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A comparison forming a compound is not hyphenated except to prevent ambiguity or if in Webster's:
second largest buffalo
            third busiest street
            the best known person
but     third-ranked convention city

Use a comma in such expressions as "The Amazon is the second longest river in the world, after the Nile." Without the comma, the Amazon becomes the third longest river. Include, if possible, the instances that surpass the one cited.

The word times may be used in comparing a large thing with a small one, as in it is three times as large as. The phrase it is three times larger than is ambiguous; it means to some people three times as large as and to others four times as large as. For this reason, it should be avoided.

Do not multiply smallness. Since times implies multiplication, not division or diminution, 1/25,000 as bright is preferred to 25,000 times fainter:
            Incorrect:    twice as small, three times as short, five times thinner than
            Correct:         half as long, a third as tall, a fifth as thin

Avoid "three times fewer" and "three times as few." Write "a third as many."

In credit lines use the average length, height, etc., of the animal or plant shown or a phrase like "six times life-size." In pictures made with an electron microscope, first write magnified 480 times. Thereafter use the times sign: 1,000,000 X.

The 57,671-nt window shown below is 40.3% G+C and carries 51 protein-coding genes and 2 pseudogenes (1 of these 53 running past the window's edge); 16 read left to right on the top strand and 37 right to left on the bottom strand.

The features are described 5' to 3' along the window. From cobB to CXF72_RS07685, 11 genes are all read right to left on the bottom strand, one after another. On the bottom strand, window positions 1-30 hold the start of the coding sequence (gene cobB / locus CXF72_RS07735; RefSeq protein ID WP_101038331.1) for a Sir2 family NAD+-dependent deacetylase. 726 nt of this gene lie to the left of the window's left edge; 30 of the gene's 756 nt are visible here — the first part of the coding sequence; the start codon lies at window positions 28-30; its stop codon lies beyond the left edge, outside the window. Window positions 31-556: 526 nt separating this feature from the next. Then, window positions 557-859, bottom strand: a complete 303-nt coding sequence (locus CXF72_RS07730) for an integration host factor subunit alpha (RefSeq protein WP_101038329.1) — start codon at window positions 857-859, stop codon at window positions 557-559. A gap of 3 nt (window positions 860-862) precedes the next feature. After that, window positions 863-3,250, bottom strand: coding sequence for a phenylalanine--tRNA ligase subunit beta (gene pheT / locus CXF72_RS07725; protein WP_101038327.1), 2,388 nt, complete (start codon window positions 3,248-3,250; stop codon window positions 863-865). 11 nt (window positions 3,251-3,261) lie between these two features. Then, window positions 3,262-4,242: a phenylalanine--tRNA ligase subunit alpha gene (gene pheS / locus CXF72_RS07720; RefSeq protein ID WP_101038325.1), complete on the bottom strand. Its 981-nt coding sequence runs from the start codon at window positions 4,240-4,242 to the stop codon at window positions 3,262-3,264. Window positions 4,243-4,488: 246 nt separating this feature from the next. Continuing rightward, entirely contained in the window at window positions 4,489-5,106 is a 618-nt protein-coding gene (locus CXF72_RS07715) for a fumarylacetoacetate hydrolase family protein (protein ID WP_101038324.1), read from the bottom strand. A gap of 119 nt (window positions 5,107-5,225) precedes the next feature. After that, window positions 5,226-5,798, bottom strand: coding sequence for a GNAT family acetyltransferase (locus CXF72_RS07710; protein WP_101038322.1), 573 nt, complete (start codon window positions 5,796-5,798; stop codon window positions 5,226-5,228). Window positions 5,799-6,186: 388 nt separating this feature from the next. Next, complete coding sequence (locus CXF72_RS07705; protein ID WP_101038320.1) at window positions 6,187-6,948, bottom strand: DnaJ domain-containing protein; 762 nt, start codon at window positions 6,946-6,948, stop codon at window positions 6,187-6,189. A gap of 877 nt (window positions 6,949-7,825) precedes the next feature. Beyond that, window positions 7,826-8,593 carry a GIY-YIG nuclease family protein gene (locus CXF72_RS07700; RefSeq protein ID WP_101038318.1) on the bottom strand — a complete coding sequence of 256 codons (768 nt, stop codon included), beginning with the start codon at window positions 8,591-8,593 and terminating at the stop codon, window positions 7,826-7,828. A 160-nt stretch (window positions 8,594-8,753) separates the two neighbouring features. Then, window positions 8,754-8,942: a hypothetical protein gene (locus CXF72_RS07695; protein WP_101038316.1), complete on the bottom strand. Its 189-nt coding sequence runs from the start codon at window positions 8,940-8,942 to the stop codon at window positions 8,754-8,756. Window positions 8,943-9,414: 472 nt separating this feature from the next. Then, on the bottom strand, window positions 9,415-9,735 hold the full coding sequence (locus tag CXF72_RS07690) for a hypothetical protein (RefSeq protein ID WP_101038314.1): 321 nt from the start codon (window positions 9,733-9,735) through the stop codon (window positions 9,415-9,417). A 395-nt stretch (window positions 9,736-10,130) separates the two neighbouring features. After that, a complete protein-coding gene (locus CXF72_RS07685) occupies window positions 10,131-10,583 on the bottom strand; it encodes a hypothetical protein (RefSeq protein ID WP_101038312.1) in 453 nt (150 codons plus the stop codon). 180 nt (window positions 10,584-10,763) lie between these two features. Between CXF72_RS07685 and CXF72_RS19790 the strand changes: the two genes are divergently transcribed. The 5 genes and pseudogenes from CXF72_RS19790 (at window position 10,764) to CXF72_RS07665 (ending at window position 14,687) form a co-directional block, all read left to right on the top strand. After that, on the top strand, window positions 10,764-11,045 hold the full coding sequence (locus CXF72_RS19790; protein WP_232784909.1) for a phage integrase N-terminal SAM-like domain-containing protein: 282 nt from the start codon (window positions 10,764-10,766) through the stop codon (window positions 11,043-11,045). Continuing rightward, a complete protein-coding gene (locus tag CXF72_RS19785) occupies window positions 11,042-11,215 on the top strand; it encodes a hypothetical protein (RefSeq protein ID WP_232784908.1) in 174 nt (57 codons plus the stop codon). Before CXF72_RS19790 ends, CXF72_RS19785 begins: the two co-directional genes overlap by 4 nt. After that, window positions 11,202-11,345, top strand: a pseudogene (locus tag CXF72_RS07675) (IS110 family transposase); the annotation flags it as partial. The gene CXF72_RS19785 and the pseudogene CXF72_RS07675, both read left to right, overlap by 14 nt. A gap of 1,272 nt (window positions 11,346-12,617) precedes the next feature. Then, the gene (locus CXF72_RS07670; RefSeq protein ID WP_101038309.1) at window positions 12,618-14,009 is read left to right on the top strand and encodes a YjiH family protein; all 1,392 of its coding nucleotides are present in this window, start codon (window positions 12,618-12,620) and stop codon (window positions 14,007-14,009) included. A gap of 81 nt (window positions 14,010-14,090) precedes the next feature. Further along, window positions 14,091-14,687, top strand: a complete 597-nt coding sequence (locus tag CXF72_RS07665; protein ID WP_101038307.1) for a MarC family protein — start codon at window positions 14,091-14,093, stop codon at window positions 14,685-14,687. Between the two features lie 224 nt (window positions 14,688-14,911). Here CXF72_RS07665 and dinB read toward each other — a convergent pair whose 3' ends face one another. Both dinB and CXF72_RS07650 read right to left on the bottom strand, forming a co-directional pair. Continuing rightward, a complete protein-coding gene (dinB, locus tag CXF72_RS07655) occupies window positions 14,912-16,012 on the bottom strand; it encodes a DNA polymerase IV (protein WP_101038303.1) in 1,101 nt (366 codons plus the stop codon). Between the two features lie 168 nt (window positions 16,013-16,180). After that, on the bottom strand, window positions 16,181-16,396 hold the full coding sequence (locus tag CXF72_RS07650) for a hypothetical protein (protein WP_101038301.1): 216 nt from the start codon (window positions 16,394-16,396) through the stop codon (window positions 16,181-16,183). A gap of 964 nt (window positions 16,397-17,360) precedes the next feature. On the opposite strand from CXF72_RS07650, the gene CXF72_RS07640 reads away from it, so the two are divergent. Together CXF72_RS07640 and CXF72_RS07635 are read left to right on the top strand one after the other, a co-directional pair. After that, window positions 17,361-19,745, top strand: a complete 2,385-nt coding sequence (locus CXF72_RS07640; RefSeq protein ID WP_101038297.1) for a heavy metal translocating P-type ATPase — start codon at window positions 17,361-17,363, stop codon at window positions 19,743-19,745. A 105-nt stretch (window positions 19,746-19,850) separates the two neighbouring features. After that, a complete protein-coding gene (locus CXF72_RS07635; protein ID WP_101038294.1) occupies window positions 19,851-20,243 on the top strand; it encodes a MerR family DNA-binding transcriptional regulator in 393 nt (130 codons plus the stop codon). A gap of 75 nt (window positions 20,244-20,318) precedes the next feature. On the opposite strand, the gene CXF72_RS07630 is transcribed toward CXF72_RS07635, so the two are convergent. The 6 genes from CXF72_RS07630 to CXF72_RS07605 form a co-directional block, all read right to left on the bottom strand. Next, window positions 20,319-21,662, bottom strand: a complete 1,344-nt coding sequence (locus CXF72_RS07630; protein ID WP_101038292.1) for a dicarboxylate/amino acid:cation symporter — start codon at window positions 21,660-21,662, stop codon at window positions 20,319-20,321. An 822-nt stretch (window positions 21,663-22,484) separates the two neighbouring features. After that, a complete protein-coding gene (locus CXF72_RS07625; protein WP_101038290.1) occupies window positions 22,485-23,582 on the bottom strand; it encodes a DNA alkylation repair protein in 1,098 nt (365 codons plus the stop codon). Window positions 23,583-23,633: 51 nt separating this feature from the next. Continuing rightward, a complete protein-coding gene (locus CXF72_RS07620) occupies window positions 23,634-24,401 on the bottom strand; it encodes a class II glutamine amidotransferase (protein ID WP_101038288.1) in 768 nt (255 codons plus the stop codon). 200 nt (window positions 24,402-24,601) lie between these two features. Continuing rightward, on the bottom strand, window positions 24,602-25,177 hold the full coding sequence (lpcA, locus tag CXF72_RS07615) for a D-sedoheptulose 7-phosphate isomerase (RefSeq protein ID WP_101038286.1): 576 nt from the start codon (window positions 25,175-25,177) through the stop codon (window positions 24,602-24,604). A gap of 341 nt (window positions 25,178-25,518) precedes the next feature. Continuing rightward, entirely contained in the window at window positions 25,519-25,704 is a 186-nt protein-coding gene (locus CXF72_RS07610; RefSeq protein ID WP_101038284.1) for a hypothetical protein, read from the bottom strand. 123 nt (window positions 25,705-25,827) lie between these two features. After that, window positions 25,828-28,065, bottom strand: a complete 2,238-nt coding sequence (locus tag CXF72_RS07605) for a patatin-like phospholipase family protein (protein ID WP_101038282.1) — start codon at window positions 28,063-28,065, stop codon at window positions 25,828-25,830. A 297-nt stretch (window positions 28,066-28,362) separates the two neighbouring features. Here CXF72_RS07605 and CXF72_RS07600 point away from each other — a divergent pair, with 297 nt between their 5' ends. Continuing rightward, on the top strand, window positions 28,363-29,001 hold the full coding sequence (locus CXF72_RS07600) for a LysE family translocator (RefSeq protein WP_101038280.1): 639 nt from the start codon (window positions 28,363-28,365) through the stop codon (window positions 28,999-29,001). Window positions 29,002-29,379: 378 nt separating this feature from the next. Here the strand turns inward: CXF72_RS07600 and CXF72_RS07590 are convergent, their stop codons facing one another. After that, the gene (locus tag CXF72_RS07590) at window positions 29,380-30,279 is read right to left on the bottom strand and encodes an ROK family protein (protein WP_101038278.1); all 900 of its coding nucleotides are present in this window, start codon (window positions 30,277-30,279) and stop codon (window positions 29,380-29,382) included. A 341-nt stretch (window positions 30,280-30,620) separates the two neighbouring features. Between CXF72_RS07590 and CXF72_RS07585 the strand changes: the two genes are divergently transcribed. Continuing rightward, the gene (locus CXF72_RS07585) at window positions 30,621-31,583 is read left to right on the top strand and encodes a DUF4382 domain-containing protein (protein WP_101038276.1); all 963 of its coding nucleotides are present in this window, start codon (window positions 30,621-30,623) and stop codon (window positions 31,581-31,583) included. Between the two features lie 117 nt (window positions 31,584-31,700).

Write size, not sized: calf-size. Use "actual size," not "life-size," for inanimate things.

Different from: Preferred to different than in virtually every construction:
            Alligators are different from crocodiles, not alligators are different than crocodiles.

However, when the use of "from" would require an elaborate construction (e.g., "from that which"), use "than" or rewrite.

When comparing sizes, specify what measurement is being used:
            Saying "Earth is twice as large as Mars" is true if comparing diameters;
            however, if volume is compared, Earth is about six and a half times as large as Mars.

Be cautious in comparing temperatures: Because zero on the Fahrenheit and Celsius scales is not the same as absolute zero, something with a temperature of 40 degrees is not twice as hot as something at 20 degrees.

See also larger than, SIZE.